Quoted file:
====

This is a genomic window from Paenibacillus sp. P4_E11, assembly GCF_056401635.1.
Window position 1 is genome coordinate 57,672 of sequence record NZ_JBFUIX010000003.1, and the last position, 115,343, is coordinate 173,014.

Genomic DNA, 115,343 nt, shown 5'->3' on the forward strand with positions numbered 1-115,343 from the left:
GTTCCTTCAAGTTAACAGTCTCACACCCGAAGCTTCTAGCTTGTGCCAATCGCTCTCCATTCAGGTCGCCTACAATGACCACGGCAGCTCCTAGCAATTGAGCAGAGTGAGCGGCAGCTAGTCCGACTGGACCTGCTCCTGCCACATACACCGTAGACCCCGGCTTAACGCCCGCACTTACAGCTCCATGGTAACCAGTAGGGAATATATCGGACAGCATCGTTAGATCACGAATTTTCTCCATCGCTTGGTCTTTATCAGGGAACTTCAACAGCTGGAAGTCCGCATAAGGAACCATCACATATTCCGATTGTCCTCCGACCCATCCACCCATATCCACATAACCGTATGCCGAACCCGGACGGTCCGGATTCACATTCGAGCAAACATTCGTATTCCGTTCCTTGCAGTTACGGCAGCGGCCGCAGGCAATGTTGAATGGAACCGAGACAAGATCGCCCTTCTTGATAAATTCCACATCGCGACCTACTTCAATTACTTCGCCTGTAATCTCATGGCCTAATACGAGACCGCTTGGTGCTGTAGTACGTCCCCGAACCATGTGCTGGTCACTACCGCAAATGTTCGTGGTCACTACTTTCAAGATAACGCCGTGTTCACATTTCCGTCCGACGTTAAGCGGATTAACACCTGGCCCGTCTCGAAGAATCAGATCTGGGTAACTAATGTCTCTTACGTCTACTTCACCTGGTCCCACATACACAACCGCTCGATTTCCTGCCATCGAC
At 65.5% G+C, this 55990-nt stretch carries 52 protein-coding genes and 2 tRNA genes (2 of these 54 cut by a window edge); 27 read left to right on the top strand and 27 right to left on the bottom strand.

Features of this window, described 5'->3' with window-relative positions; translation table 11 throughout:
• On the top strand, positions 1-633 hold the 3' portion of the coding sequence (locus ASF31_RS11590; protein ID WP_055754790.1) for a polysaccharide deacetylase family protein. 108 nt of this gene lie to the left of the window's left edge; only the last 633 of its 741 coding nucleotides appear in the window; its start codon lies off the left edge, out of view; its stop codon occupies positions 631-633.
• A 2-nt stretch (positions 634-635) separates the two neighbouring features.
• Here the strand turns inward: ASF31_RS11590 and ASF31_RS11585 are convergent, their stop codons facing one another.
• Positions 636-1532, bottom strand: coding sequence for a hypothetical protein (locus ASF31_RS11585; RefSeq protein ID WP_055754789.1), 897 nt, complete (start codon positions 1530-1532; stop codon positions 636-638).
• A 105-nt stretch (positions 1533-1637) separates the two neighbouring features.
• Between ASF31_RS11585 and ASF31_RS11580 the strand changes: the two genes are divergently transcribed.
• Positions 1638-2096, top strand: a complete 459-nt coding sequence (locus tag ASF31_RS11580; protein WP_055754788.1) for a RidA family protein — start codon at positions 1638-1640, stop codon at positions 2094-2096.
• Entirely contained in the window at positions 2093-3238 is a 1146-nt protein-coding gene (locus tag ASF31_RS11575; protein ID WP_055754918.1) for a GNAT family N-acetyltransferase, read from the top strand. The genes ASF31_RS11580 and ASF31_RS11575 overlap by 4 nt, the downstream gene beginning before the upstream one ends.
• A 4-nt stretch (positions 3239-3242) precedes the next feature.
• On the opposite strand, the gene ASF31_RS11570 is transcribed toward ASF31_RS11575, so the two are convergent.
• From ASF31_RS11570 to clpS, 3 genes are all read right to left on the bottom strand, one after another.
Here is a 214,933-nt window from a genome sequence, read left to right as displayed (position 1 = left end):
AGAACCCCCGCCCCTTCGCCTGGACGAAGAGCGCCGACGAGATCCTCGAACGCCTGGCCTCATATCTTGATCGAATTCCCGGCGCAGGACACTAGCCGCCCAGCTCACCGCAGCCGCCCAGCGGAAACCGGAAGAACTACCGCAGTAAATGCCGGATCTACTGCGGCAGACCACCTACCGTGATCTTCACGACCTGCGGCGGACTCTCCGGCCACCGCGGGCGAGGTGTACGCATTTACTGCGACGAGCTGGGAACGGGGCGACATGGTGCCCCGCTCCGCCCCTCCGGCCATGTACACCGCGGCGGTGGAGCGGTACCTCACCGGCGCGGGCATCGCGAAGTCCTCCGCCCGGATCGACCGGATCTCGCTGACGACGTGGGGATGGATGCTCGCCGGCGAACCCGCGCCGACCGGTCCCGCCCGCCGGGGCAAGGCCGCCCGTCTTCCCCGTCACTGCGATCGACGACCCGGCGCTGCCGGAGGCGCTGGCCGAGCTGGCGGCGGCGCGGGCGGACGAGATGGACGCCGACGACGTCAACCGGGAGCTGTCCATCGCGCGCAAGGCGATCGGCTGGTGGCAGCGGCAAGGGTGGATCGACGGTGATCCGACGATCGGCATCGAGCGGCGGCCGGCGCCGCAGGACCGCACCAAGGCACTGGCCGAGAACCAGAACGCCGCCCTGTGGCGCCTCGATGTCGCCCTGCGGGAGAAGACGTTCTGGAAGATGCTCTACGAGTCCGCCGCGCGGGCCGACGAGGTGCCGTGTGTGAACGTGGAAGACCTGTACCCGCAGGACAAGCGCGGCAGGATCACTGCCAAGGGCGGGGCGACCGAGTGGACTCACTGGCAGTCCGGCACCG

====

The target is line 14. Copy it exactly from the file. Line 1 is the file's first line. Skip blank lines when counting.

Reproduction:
• Entirely contained in the window at positions 2093-3238 is a 1146-nt protein-coding gene (locus tag ASF31_RS11575; protein ID WP_055754918.1) for a GNAT family N-acetyltransferase, read from the top strand. The genes ASF31_RS11580 and ASF31_RS11575 overlap by 4 nt, the downstream gene beginning before the upstream one ends.